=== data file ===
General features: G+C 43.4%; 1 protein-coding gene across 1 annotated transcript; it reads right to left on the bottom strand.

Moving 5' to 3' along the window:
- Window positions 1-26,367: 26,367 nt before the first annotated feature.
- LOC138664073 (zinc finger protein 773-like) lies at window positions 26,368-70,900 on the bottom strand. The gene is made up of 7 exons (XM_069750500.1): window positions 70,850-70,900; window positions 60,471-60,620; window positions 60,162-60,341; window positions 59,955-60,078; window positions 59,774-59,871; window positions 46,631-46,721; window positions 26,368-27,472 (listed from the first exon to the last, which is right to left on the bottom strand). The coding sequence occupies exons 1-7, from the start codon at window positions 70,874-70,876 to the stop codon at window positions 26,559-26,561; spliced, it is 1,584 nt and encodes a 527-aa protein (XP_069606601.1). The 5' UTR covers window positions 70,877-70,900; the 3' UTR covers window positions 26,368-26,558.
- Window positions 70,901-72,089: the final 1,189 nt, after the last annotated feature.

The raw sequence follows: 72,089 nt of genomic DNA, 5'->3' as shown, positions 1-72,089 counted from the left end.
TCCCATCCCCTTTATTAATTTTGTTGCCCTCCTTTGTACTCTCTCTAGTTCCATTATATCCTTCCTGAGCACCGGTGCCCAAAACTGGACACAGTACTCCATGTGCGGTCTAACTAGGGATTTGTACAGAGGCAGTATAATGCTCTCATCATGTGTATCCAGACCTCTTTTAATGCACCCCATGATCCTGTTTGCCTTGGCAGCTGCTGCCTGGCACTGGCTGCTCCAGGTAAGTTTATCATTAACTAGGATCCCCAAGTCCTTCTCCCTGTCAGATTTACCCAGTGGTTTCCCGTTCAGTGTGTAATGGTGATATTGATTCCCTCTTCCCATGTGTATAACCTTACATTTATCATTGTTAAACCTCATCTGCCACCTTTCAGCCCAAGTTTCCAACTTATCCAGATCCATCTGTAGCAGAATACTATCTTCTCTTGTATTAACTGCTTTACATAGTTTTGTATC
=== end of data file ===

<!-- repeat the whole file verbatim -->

General features: G+C 43.4%; 1 protein-coding gene across 1 annotated transcript; it reads right to left on the bottom strand.

Moving 5' to 3' along the window:
- Window positions 1-26,367: 26,367 nt before the first annotated feature.
- LOC138664073 (zinc finger protein 773-like) lies at window positions 26,368-70,900 on the bottom strand. The gene is made up of 7 exons (XM_069750500.1): window positions 70,850-70,900; window positions 60,471-60,620; window positions 60,162-60,341; window positions 59,955-60,078; window positions 59,774-59,871; window positions 46,631-46,721; window positions 26,368-27,472 (listed from the first exon to the last, which is right to left on the bottom strand). The coding sequence occupies exons 1-7, from the start codon at window positions 70,874-70,876 to the stop codon at window positions 26,559-26,561; spliced, it is 1,584 nt and encodes a 527-aa protein (XP_069606601.1). The 5' UTR covers window positions 70,877-70,900; the 3' UTR covers window positions 26,368-26,558.
- Window positions 70,901-72,089: the final 1,189 nt, after the last annotated feature.

The raw sequence follows: 72,089 nt of genomic DNA, 5'->3' as shown, positions 1-72,089 counted from the left end.
TCCCATCCCCTTTATTAATTTTGTTGCCCTCCTTTGTACTCTCTCTAGTTCCATTATATCCTTCCTGAGCACCGGTGCCCAAAACTGGACACAGTACTCCATGTGCGGTCTAACTAGGGATTTGTACAGAGGCAGTATAATGCTCTCATCATGTGTATCCAGACCTCTTTTAATGCACCCCATGATCCTGTTTGCCTTGGCAGCTGCTGCCTGGCACTGGCTGCTCCAGGTAAGTTTATCATTAACTAGGATCCCCAAGTCCTTCTCCCTGTCAGATTTACCCAGTGGTTTCCCGTTCAGTGTGTAATGGTGATATTGATTCCCTCTTCCCATGTGTATAACCTTACATTTATCATTGTTAAACCTCATCTGCCACCTTTCAGCCCAAGTTTCCAACTTATCCAGATCCATCTGTAGCAGAATACTATCTTCTCTTGTATTAACTGCTTTACATAGTTTTGTATC